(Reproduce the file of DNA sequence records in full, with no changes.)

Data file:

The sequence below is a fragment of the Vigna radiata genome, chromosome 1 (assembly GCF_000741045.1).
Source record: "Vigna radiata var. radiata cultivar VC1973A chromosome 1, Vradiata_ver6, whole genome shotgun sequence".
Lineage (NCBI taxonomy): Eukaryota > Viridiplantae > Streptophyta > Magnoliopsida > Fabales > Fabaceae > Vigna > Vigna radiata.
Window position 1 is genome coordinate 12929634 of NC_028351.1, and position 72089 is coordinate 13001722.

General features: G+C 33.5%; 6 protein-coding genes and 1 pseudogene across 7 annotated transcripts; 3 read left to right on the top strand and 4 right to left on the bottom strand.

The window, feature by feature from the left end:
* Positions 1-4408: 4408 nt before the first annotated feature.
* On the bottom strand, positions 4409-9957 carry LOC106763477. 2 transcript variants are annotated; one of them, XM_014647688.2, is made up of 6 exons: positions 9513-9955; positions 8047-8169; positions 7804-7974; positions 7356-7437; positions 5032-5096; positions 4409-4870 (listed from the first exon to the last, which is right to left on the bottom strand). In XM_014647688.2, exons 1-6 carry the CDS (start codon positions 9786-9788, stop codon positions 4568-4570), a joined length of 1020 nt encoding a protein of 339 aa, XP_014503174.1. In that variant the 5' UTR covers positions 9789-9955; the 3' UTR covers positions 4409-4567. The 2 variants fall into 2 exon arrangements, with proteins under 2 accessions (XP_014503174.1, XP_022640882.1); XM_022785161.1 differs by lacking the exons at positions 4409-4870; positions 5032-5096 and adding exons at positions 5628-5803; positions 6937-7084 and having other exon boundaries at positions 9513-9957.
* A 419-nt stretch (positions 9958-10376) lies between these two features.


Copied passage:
The sequence below is a fragment of the Vigna radiata genome, chromosome 1 (assembly GCF_000741045.1).
Source record: "Vigna radiata var. radiata cultivar VC1973A chromosome 1, Vradiata_ver6, whole genome shotgun sequence".
Lineage (NCBI taxonomy): Eukaryota > Viridiplantae > Streptophyta > Magnoliopsida > Fabales > Fabaceae > Vigna > Vigna radiata.
Window position 1 is genome coordinate 12929634 of NC_028351.1, and position 72089 is coordinate 13001722.

General features: G+C 33.5%; 6 protein-coding genes and 1 pseudogene across 7 annotated transcripts; 3 read left to right on the top strand and 4 right to left on the bottom strand.

The window, feature by feature from the left end:
* Positions 1-4408: 4408 nt before the first annotated feature.
* On the bottom strand, positions 4409-9957 carry LOC106763477. 2 transcript variants are annotated; one of them, XM_014647688.2, is made up of 6 exons: positions 9513-9955; positions 8047-8169; positions 7804-7974; positions 7356-7437; positions 5032-5096; positions 4409-4870 (listed from the first exon to the last, which is right to left on the bottom strand). In XM_014647688.2, exons 1-6 carry the CDS (start codon positions 9786-9788, stop codon positions 4568-4570), a joined length of 1020 nt encoding a protein of 339 aa, XP_014503174.1. In that variant the 5' UTR covers positions 9789-9955; the 3' UTR covers positions 4409-4567. The 2 variants fall into 2 exon arrangements, with proteins under 2 accessions (XP_014503174.1, XP_022640882.1); XM_022785161.1 differs by lacking the exons at positions 4409-4870; positions 5032-5096 and adding exons at positions 5628-5803; positions 6937-7084 and having other exon boundaries at positions 9513-9957.
* A 419-nt stretch (positions 9958-10376) lies between these two features.